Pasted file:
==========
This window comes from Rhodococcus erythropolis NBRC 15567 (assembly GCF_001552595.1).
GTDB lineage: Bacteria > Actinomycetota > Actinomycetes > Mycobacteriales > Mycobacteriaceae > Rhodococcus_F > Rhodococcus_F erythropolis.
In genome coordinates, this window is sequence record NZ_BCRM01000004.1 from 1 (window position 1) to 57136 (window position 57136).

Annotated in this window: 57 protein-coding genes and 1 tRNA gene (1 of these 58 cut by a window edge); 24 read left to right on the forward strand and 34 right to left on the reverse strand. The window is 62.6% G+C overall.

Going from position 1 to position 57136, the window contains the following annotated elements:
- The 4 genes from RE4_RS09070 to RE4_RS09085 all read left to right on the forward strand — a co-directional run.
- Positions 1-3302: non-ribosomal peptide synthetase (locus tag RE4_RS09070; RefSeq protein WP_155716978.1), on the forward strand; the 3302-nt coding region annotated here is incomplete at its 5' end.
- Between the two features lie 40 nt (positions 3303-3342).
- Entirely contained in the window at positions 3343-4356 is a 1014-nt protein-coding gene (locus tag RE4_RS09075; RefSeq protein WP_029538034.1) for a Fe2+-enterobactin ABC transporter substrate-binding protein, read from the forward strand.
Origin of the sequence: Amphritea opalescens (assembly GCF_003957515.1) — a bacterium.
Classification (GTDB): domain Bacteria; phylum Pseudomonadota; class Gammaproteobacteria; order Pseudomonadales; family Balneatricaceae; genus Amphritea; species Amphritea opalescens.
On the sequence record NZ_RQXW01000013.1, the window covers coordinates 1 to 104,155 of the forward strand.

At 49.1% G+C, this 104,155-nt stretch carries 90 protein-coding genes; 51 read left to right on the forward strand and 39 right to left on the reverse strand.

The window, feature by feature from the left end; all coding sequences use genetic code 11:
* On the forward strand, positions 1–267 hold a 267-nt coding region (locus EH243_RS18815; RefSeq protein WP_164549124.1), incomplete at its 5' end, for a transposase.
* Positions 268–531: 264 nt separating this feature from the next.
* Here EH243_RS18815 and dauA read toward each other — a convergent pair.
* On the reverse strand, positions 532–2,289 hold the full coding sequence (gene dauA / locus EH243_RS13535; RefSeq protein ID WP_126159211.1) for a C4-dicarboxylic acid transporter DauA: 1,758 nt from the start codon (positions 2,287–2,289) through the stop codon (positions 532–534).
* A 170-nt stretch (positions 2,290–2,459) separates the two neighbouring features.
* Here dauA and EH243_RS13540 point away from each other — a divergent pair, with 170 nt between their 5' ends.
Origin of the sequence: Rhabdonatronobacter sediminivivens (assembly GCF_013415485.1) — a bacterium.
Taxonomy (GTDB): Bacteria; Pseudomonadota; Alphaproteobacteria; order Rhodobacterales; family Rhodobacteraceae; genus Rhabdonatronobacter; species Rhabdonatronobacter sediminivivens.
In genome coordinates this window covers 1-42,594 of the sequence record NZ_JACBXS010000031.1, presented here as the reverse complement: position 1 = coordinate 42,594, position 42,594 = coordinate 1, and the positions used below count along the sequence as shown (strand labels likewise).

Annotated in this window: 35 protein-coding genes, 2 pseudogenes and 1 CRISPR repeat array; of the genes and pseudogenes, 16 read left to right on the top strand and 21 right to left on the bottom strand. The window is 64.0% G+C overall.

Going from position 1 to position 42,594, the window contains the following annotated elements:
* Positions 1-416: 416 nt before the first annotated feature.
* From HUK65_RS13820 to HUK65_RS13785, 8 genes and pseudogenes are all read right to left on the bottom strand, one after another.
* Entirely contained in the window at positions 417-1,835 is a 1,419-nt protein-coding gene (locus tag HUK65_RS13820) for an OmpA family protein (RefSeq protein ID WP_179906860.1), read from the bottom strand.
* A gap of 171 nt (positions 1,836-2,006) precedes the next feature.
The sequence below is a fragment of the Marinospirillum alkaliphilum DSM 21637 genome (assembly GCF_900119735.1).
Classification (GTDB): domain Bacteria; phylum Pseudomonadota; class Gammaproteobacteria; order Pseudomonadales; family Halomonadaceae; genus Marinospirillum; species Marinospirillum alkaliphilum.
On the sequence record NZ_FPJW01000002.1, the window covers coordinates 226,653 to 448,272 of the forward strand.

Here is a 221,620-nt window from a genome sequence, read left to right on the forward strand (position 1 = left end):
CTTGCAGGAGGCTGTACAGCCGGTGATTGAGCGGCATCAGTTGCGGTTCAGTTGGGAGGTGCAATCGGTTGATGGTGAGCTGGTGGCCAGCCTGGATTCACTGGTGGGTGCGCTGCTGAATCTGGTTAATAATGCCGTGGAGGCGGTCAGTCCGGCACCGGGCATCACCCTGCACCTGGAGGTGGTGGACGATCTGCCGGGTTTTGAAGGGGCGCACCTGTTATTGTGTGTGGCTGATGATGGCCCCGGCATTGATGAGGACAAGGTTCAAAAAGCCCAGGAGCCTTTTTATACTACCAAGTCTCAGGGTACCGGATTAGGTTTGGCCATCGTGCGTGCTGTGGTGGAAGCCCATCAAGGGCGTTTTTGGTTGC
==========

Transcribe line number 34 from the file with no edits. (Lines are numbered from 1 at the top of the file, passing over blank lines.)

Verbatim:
CTTGCAGGAGGCTGTACAGCCGGTGATTGAGCGGCATCAGTTGCGGTTCAGTTGGGAGGTGCAATCGGTTGATGGTGAGCTGGTGGCCAGCCTGGATTCACTGGTGGGTGCGCTGCTGAATCTGGTTAATAATGCCGTGGAGGCGGTCAGTCCGGCACCGGGCATCACCCTGCACCTGGAGGTGGTGGACGATCTGCCGGGTTTTGAAGGGGCGCACCTGTTATTGTGTGTGGCTGATGATGGCCCCGGCATTGATGAGGACAAGGTTCAAAAAGCCCAGGAGCCTTTTTATACTACCAAGTCTCAGGGTACCGGATTAGGTTTGGCCATCGTGCGTGCTGTGGTGGAAGCCCATCAAGGGCGTTTTTGGTTGC